1. Problems contain their own solutions. Limits inspire creativity. There’s nothing harder to start filling than a blank page. Embrace your obstacles for the direction they can provide.
  2. Get a sustainable harvest. Plan for both short and long-term returns on your investments. Starting small, create upward spirals for ever compounding yields.
  3. Creativity is the ultimate limit. Your own imagination is the foremost limit you’ll ever encounter. You can’t make something happen if you can’t imagine it in the first place.
  4. Failures and mistakes lead to fertile compost. They are a critical part of the “nutrient cycle” of life, and also serve as proof that you’re doing things that have impact.
Permaculture - it's not just for the birds!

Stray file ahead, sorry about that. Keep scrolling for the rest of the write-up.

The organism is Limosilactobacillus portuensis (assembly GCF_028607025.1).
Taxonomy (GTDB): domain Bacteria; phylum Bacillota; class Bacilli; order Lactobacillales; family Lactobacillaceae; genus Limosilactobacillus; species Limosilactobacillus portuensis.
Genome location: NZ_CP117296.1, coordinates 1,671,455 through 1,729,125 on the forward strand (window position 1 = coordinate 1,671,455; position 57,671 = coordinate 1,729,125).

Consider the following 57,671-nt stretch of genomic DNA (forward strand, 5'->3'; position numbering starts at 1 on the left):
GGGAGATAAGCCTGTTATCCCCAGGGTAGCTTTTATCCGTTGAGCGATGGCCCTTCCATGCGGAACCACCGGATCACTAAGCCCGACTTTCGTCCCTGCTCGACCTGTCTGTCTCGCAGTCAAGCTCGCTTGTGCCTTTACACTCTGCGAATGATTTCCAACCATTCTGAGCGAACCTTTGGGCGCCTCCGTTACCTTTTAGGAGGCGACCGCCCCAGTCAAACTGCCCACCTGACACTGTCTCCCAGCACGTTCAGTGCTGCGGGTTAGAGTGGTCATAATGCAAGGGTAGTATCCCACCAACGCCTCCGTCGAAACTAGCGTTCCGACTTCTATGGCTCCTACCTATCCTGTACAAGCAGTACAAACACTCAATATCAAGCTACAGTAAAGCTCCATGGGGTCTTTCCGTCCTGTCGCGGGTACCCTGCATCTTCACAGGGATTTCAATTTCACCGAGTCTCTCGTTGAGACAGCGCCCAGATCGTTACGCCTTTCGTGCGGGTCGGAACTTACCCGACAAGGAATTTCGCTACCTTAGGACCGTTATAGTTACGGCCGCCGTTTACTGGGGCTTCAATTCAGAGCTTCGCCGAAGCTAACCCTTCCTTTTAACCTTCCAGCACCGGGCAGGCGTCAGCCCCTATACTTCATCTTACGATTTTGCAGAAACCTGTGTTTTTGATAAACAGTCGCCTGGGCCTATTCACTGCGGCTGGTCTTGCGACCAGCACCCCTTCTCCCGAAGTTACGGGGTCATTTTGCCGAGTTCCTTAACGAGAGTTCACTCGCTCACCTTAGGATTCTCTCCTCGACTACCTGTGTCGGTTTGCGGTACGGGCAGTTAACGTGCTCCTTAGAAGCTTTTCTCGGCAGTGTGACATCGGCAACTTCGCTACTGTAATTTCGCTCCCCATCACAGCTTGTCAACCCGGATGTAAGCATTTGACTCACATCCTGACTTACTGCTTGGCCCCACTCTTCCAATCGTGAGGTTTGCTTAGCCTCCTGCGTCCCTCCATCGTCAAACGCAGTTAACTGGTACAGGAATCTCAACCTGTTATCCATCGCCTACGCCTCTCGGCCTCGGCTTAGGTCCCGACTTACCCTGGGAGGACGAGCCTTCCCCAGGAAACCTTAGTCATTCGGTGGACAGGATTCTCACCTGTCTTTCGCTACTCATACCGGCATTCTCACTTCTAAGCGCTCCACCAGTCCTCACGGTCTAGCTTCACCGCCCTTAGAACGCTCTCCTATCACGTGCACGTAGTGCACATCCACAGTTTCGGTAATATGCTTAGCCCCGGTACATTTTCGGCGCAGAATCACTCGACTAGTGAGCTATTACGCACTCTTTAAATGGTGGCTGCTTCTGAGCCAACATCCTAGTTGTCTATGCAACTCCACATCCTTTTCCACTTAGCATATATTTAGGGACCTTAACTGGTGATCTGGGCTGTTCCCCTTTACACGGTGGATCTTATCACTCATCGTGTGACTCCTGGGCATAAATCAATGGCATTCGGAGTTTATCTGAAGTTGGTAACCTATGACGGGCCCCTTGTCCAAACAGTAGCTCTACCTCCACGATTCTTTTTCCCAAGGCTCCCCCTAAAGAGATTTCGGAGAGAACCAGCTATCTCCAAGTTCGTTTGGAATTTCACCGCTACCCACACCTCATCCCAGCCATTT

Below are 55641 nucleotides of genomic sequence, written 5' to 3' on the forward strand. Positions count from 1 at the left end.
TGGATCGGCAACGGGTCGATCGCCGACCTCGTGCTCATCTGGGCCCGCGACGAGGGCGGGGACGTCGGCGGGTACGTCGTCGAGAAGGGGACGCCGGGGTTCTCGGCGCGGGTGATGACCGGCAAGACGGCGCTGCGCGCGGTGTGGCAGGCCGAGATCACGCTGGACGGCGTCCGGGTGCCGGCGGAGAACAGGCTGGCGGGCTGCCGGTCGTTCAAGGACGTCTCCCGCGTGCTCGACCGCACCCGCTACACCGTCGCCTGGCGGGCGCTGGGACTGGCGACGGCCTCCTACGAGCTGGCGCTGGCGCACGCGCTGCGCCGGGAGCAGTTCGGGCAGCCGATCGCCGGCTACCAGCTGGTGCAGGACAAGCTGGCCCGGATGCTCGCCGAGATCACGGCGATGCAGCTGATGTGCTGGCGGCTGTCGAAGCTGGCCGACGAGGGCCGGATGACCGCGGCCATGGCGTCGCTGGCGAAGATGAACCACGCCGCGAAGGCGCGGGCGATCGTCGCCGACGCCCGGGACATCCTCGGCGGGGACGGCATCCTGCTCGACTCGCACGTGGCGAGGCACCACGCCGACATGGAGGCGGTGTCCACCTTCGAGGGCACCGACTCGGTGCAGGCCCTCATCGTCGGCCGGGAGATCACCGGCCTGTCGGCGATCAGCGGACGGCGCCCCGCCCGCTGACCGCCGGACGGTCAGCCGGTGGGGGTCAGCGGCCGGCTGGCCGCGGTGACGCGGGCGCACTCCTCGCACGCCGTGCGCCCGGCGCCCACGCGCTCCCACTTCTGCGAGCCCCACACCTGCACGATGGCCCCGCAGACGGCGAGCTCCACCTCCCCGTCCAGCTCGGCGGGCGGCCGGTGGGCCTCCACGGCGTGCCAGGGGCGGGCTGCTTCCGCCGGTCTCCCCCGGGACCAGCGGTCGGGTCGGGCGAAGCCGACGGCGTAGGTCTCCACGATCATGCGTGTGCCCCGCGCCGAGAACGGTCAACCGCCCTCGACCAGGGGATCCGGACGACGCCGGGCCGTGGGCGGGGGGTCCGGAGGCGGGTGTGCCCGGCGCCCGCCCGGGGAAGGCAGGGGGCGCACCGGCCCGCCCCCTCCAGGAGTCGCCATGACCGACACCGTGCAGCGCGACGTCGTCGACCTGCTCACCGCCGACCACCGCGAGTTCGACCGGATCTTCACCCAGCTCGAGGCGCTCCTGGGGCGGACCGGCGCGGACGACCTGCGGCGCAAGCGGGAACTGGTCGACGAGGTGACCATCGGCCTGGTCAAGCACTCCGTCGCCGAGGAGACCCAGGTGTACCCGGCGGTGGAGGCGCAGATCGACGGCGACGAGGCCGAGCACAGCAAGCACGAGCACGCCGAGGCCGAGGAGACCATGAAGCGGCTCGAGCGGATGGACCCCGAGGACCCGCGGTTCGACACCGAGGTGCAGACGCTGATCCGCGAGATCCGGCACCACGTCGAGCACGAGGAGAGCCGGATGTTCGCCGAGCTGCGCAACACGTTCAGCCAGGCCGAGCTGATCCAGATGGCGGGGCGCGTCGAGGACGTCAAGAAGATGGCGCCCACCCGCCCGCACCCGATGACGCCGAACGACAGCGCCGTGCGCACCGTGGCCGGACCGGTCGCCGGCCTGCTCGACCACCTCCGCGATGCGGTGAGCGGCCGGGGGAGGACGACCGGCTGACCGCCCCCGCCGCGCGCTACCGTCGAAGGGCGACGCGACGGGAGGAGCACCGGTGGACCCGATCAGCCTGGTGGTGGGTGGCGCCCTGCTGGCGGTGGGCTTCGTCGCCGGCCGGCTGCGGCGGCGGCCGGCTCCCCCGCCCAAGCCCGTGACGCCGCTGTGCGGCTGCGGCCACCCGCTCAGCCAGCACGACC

Permaculture – it’s not just for the birds, anymore!

This is just a quick and dirty introduction to the main ideas of permaculture. There are a ton of details that I’ve left out for the sake of brevity.

If you’re interested in learning more about permaculture as it applies to growing plants and animals, check out the links below. And if you’d like to learn more about how permaculture can be use to design a successful, sustainable lifestyle, stay tuned!


Permaculture links and resources:

(Note: I have set up an affiliate account with to help support this site. Nonetheless, I only post links to books and products that I truly believe are helpful and worthwhile. If you happen to decide that you would like to purchase something I’ve mentioned on this site, please consider making that purchase through one of my links. Thanks!)



Gaia’s Garden by Toby Hemenway


Earth Care Manual by Patrick Whitefield


Earth User’s Guide by Rosemary Morrow


One Straw Revolution by Masunobu Fukuoka


Woodland Gardening by Plants for a Future


Edible Forest Garden Volumes 1 & 2 by Dave Jacke


The Designer’s Manual by Bill Mollison


Introduction to Permaculture by Bill Mollison